Owusu is the Stanford's third true freshman receiver to play in as many years; Ty Montgomery earned time as a true freshman in 2011 and Kodi Whitfield did the same in 2012. How does Owusu compare to Montgomery and Whitfield at the same stage?
"(Francis) is very good mentally in terms of knowing his assignments," Sanford said. "We put Ty in so many niche type roles and he did those things so well. We're trying to figure out with Francis exactly what niche roles he needs to be in and what he does that's better than another one of our receivers. He's so big, he's so fast, he catches the ball well. He's a very, very physically gifted kid. Whereas with Kodi, he came in and he was absolutely nails on all of his assignments from the get-go. He's as intelligent as I've ever seen in terms of just memorization and retention of our schemes."
Rector gets on the stat sheet: After being held without a catch in his debut against San Jose State, Michael Rector made the first catch of his collegiate career a memorable one against Army. With under a minute left in the first quarter, Rector broke open and hauled in a 26-yard touchdown off a tipped pass from Hogan.
"I came down in motion and off the snap I ran and my guy was kind of trailing me," Rector said. "One of the safeties over the top got his hands on me a little bit but I was able to rip through and then my guy was still behind me. He was the guy that tipped it. Luckily, the ball was tipped and not intercepted and fell into my hands. I just had to reach back a little bit and I'm glad it happened. It was a good first catch.
"It was kind of surreal. I didn't really realize what was happening at first, but it kind of sunk in later and I was pretty excited. It was a good feeling. Hopefully we have some more of those."
Shaw pleased with tight ends: Stanford's tight ends have accounted for a total of two catches so far this year, but David Shaw is pleased with the unit's progress.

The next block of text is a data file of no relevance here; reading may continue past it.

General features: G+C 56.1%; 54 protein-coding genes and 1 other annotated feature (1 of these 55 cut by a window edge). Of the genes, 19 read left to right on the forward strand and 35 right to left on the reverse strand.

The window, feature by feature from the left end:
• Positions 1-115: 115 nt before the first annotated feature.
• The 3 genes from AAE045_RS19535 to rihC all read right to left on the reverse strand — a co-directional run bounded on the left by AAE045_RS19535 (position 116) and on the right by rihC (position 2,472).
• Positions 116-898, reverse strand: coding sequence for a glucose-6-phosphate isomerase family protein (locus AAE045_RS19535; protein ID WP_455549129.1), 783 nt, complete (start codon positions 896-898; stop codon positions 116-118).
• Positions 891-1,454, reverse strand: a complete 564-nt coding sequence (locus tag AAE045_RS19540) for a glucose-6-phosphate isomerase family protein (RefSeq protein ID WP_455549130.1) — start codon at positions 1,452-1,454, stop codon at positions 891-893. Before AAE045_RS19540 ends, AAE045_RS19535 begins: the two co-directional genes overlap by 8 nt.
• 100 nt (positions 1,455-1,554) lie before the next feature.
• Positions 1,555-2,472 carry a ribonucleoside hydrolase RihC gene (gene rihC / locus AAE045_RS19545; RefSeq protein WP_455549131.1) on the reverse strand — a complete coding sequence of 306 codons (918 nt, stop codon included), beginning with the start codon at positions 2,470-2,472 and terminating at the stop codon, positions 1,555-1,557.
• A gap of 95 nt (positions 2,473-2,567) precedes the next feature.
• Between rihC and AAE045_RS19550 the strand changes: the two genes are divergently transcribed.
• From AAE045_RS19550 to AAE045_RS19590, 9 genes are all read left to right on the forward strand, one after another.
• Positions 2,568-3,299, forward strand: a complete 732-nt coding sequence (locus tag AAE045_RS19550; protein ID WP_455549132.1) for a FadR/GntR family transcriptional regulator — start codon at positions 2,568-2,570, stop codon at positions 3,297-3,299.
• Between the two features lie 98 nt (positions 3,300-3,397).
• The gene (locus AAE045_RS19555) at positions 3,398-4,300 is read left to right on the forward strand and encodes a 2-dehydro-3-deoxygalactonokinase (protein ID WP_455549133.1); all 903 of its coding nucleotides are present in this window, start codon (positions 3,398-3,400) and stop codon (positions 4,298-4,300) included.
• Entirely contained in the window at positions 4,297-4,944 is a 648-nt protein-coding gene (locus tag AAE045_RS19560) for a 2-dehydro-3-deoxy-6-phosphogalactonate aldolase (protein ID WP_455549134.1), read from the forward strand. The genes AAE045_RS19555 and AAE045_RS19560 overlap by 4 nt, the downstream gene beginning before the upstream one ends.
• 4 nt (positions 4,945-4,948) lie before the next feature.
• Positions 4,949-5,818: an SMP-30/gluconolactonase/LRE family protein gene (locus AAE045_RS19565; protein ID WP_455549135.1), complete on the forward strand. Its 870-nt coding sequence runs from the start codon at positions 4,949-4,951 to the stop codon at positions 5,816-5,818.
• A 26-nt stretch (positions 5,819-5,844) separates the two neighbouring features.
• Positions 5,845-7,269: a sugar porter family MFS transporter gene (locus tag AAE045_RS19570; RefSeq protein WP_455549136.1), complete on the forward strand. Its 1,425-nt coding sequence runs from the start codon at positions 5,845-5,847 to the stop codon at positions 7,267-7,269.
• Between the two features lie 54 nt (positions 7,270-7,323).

"They're doing a good job," Shaw said. "We haven't gone through the gymnastics that we've gone through before for a guy like Ertz or Fleener to put them in position to make catches. They're out there, they're playing. The quarterbacks are just going through their progressions. We're doing more three receiver things than we have in the last two years. It's no slight on them, it's just that our receivers are playing really well. Our tight ends are doing well, the ball just hasn't come their way very much."
Stanford has still yet to determine whether true freshman tight end Austin Hooper will play this season. Thus far, Stanford has relied mainly on Luke Kaumatule, Charlie Hopkins and Eddie Plantaric at the position.
"(Hooper playing) is still up in the air," Shaw said. "It's hard to say which way I'm leaning. After four games if he hasn't played I wouldn't do that to him, burn his redshirt, unless we had a catastrophe with injuries and all kinds of things. Right now we're healthy. He's doing really well, he's going to be a really good player for us. We'll see how the next couple of games go."
Preparing for ASU's defense: For all the talk of Stanford's "party in the backfield" defense, Arizona State's front-seven is adept at attacking the quarterback in its own right. Last year the Sun Devils led the nation in tackles for loss, and were among the national leaders in sacks.
"They're one of the best groups in the Pac-12," Sanford said. "Last year they were a top-10 team nationally in pass defense and they're a physical, fast, violent bunch of guys who have played a bunch of football together. You turn on that film from last year and you see almost the same cast of characters. They're trying to get after your passer. There are aspects of them that remind me a ton of our defense in just the sense that their pass defense is so good because of the pressure that they generate, whether it be through a really talented front four or just generating pass rush from extreme pressures. They're a good football team. It's amazing, every week in this conference is going to be a battle. There are so many talented teams, there are so many talented offenses and there are some really good defenses too with exotic looks."